Although it has accelerated of late, the fear of automation stealing jobs is centuries old. Recall the legendary 19th century folktale of John Henry, the strongest steel-driving man who ever wielded a hammer. One day the railroad turned to automation, using a steam-powered drill that outworked any man. Although John Henry tried to outwork the machine, he famously died trying.
In a more contemporary "man v. machine" story, chess master Garry Kasparaov defeated IBM's Deep Blue in a 1996 chess match, only to lose against the "thinking machine" the following year. Notice that in both stories, the machines ultimately came out on top.
Automation holds the potential to greatly reduce costs and perform an increasing array of activities, from factory production to tax audits, with high speed, consistency and quality. The fear of automation stealing jobs, both labor-intensive, blue-collar factory jobs and (increasingly) white-collar office jobs, is therefore quite justified, especially for jobs that require repetitive actions or limited creativity. But as the Atlantic points out, automation doesn't kill jobs, it shifts them: "while computers create jobs in some occupations, they also reduce employment in others. The total effect on unemployment depends on which tendency is stronger."
A Shift to Automation
The pure number is dizzying, from software testing to airline piloting to teaching. Keep in mind that it won't be whole jobs that get automated but activities, especially those prone to repetition. A McKinsey report explains the trend: "as many as 45 percent of the activities individuals are paid to perform can be automated by adapting currently demonstrated technologies. In the United States, these activities represent about $2 trillion in annual wages."
Even in China, long associated with low-cost labor, organizations are moving toward more automation. According to TechRepublic, one Chinese organization "has automated production lines that use robotic arms to produce parts for cell phones. The factory also has automated machining equipment, autonomous transport trucks, and other automated equipment in the warehouse. There are still people working at the factory, though ... workers check and monitor each production line and there are other employees who monitor a computer control system."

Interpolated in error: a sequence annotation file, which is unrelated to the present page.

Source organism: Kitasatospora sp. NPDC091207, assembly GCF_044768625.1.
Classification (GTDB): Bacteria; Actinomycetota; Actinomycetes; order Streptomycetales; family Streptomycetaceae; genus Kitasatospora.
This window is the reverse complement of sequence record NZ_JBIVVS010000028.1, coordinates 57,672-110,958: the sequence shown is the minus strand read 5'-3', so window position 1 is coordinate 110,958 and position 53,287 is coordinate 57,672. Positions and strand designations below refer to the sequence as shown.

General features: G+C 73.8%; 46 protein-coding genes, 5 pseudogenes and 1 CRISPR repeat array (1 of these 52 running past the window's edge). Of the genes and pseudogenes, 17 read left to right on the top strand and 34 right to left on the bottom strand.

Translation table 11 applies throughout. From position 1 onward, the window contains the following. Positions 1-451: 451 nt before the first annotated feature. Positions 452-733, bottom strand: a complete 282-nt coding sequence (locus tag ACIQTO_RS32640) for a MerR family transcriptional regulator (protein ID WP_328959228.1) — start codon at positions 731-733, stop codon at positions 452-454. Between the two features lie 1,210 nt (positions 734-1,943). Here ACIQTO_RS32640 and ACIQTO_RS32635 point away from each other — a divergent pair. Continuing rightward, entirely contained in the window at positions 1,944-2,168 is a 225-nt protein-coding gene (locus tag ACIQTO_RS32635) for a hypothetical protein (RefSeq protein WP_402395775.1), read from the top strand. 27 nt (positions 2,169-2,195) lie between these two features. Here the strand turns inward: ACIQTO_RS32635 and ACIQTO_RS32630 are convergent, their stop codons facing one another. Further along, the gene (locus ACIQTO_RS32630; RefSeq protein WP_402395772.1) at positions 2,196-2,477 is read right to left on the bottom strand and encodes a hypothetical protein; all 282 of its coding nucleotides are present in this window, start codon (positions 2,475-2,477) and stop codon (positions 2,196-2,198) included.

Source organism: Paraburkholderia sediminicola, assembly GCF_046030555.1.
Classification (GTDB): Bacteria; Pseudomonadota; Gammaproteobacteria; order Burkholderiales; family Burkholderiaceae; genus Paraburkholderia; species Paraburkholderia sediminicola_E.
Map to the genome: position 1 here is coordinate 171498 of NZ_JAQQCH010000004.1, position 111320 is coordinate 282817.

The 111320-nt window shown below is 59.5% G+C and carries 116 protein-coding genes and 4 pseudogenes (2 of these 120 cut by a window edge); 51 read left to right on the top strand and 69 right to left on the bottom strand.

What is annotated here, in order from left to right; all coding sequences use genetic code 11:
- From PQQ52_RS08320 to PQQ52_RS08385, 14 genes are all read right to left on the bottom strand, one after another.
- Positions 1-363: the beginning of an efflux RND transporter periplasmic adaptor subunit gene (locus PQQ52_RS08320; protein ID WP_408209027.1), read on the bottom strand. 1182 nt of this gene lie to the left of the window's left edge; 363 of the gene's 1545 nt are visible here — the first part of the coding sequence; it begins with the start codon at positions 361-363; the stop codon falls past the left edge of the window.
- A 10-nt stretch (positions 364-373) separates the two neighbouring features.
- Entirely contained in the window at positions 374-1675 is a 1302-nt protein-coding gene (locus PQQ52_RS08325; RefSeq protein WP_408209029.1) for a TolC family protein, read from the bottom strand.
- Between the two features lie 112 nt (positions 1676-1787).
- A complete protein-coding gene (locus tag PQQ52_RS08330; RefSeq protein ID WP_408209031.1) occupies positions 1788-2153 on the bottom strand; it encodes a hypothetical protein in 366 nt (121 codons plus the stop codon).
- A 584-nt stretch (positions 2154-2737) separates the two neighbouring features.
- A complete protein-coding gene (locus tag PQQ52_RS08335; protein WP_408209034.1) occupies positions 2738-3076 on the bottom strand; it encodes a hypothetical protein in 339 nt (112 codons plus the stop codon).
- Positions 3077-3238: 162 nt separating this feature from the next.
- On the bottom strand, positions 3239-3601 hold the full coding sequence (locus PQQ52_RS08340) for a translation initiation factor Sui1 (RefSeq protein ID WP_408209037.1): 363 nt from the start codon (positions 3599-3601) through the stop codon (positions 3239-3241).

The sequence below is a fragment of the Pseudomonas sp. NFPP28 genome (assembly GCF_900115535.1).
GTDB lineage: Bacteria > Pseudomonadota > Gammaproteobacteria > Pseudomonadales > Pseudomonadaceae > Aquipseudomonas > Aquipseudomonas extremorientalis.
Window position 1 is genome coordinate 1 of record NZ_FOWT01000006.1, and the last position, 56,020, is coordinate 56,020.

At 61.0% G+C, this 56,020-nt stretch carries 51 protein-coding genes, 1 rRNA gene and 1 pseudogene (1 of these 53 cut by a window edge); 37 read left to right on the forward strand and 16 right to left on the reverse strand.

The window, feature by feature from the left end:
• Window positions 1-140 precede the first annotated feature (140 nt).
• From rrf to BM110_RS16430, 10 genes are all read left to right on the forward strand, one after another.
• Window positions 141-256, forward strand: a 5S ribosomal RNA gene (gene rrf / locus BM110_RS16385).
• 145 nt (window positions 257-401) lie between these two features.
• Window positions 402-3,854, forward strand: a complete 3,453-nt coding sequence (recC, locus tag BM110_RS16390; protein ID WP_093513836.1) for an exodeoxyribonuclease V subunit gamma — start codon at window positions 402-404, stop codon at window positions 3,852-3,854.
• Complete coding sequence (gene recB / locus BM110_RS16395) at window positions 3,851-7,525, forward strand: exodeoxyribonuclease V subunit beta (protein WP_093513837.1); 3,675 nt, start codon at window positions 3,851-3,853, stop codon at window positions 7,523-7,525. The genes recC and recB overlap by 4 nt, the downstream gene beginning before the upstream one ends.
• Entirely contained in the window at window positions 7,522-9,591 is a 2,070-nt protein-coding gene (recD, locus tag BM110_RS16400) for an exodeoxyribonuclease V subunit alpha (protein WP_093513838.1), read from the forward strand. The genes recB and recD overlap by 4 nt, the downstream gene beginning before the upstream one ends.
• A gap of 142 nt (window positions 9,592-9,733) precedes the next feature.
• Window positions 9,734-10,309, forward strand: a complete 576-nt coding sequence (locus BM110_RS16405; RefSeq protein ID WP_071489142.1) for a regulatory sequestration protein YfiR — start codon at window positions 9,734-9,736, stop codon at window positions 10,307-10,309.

A Redefinition of Vocational Purpose
According to ADP's study The Evolution of Work: The Changing Nature of the Global Workforce, 94 percent of employees think automation will replace people for repetitive work. But even though routine and repetitive tasks are progressively shifting to automation, humans are still crucial in the process to resolve exceptions that get flagged by automation and make final decisions. For example, automated recruiting systems can search and scan for "must-have" candidate skills and automatically exclude those who lack them. HR professionals then review those who passed the automated screening and decide who to interview from a superior and smaller pool of candidates.
Big Data analytics might also be leveraged to uncover success factors for the position by aggregating all the characteristics of high-performing employees in the role. According to an article from Forbes and ADP, these "talent analytics" could also help guide your firm toward the best candidates. The cost and time savings associated with using automation are clear, and the quality of the process never gets lost. Blending automation and humans in a way that optimizes the strengths of both is clearly the best way forward.
Impact of Automation on Higher-Paying Jobs?
Humans will focus more time on creative and non-routine activities and less time on routine, repetitive work that automation does well. Think of the repetitive nature of software testing, where automation excels, leaving the detected bugs for human testers to fix. Even the C-suite will need to shift focus, according to the McKinsey report cited above: "We estimate that activities consuming more than 20 percent of a CEO's working time could be automated using current technologies. These include analyzing reports and data to inform operational decisions, preparing staff assignments, and reviewing status reports." But humans will still need to fill the gaps where software or automation is less effective.
Will Automation Evolve to Include Aspects of Creativity?
Fortunately, at least for now, the answer is no. Engaging employees, for example, takes empathy and a profound emotional understanding of diverse psychological terrain such as intrinsic motivation and how humans construct meaning (often via stories), according to Fortune. Automated tools, although quite advanced, aren't ready to topple humans from performing deeply human tasks like creating, engaging and storytelling. Would you send a robot to apologize to your biggest customer after a low-quality delivery? Not if you wanted to keep that customer.
Despite the continued rise in automation, human talent has never been more important. You can use technology to streamline your recruiting, but human expertise and business savvy are still critical to determine whether the person, and not just their skill set, will be a good fit for the organization. Therefore, it seems clear that a commingling of automation and human insight will ultimately be the key to sustained business success.
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